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What does the rising Dow mean?

By Mark Thoma, Special to CNN
March 7, 2013 -- Updated 1400 GMT (2200 HKT)
STORY HIGHLIGHTS
  • Mark Thoma: The latest Dow number is not really a record when adjusted for inflation
  • Thoma: It's good that the stock market is doing well, but it's not a reliable predictor of economy
  • He says Federal Reserve's policy of quantitative easing has contributed to Dow's rise
  • Thoma: General optimism has also helped push the stock market up

Editor's note: Mark Thoma is a professor of economics at the University of Oregon.

(CNN) -- After reaching a record high of 14,253.77 on Tuesday, the Dow Jones industrial average rose an additional 0.3% on Wednesday to reach a new record high of 14,296.39.

First off, the latest Dow number is not really a record. If we adjust it for inflation, the Dow still has a way to go.

But is the rising number a sign that the economy, which has been improving sluggishly, is about to improve dramatically?

Mark Thoma
Mark Thoma

Probably not.

For example, the previous peak in the Dow in 2007 was just before the onset of the Great Recession, and remember what happened then? Right, the economy crashed. People got scared. Hell broke loose. No -- not really, but there was plenty of fear going around.

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Flash to present day. Some people are surprised that the stock market is doing so well, particularly in light of such high levels of unemployment. But maybe we should welcome the optimism since it can push along the economy.

The steady rise of the Dow since early 2009 has been driven mainly by two factors: the slow improvement in economic conditions and optimism since the recession ended, and the Federal Reserve's attempt to stimulate the economy using quantitative easing policies.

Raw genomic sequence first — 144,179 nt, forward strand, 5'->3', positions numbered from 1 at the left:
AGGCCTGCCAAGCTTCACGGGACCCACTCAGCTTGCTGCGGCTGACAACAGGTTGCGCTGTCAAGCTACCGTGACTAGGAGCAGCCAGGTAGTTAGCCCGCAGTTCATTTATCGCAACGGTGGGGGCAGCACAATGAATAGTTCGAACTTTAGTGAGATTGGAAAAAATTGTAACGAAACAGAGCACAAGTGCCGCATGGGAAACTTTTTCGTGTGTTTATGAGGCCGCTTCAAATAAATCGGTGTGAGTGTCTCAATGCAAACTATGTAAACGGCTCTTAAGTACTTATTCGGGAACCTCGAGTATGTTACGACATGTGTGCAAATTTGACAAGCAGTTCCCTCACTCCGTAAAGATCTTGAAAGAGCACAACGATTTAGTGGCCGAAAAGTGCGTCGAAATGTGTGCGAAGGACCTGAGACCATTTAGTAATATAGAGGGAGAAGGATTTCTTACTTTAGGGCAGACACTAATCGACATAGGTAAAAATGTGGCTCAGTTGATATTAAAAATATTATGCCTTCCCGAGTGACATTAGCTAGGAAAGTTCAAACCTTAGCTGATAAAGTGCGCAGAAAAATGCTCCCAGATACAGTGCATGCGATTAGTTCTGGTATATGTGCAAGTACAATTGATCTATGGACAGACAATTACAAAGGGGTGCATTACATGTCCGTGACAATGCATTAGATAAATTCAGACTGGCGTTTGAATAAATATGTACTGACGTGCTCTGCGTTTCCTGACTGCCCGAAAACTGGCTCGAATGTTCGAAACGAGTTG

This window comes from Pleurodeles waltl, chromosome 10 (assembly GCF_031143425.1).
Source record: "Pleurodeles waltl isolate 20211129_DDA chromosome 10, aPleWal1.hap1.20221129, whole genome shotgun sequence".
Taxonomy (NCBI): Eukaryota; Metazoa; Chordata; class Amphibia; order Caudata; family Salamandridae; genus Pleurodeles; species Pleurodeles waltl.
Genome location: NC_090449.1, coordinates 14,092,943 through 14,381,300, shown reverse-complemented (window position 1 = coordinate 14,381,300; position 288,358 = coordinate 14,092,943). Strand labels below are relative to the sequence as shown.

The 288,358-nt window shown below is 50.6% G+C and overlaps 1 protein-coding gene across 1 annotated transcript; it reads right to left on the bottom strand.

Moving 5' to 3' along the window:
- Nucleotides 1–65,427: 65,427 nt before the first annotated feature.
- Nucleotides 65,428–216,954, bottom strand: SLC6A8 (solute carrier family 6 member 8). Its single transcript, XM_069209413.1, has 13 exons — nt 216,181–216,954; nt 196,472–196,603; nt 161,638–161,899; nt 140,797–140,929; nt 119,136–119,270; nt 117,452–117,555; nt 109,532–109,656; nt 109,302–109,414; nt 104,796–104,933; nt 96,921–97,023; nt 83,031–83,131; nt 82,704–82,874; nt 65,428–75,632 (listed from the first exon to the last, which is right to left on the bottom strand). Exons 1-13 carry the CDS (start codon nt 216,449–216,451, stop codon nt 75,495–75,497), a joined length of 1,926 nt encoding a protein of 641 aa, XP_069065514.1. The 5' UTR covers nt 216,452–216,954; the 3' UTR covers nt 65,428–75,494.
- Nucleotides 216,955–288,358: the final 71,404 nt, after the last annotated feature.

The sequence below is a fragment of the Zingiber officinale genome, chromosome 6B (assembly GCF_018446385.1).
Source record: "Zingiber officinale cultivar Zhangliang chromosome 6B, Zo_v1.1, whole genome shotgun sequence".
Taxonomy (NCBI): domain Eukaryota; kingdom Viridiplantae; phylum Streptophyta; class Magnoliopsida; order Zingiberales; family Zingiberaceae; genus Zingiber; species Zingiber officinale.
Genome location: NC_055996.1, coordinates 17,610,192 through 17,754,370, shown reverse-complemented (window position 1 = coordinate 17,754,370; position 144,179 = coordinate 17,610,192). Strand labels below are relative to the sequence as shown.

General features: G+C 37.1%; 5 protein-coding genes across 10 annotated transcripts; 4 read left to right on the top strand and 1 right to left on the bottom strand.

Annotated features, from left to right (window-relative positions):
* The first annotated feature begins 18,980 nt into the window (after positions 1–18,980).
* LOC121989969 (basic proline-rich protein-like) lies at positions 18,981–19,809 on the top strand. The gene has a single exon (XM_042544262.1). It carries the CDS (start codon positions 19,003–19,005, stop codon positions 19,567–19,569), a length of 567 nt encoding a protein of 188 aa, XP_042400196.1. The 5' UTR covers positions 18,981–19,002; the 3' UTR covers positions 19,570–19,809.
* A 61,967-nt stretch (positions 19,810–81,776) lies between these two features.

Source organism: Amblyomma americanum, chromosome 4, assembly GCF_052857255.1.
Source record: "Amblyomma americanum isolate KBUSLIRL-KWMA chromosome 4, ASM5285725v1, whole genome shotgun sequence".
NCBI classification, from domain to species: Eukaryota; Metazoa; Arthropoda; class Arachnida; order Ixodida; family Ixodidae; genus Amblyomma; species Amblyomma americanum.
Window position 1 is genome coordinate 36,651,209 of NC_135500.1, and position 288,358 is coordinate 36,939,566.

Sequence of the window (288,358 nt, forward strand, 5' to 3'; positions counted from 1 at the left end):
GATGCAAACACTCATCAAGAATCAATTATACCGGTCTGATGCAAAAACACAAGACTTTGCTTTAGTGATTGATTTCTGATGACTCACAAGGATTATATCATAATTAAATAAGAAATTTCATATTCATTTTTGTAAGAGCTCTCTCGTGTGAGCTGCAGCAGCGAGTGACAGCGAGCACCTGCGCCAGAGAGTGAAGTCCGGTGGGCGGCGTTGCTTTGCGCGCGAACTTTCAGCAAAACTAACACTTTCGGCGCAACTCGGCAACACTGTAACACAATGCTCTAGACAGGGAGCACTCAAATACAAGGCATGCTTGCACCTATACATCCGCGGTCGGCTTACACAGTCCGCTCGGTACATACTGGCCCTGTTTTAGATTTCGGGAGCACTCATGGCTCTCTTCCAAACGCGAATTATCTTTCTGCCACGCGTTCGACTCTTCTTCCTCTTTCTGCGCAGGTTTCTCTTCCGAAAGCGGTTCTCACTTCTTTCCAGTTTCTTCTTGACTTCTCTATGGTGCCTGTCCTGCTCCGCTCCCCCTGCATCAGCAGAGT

Under the policies, the Federal Reserve has purchased large volumes of financial assets, and the increase in demand for these assets from the Fed has lowered long-term interest rates and put upward pressure on the prices of stocks and bonds.

As asset prices increase, people feel wealthier and more secure because of increased value of retirement funds, education savings, and so on, and the increase in wealth and security makes it more likely that consumers will spend money on goods and services. This boosts GDP and employment, and the improved outlook for the economy can increase stock prices even further.

A case in point -- my parents. They are retired and did a lot of traveling. But when the 2007 recession hit and wiped out their retirement savings and equity in their home, they stopped traveling and instead began trying to rebuild what had been lost. They hunkered down, waiting for the storm to pass so to speak.

Gradually, they started to spend a bit more as stock prices and the economy improved, but they are not yet back to where they were before the recession.

My parents are more optimistic now, and that spurs them to spend more, which helps businesses and the economy. There are many Americans who went through similar experiences. If we add all of them together, we can see why things seem better than before. More people feel like we're on the right track. The high stock market prices reflect this sentiment.

But the real question remains: What does the Dow tells us about the future of the economy?

There is some evidence that the stock market can predict economic prospects, but the correlation is unreliable. The improvement in the Dow is a good sign, but let's not treat it as reading the tea leaves.

Just as no one can predict the stock market, no one can really predict the economy, even if the Dow is doing great.

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The opinions expressed in this commentary are solely those of Mark Thoma.

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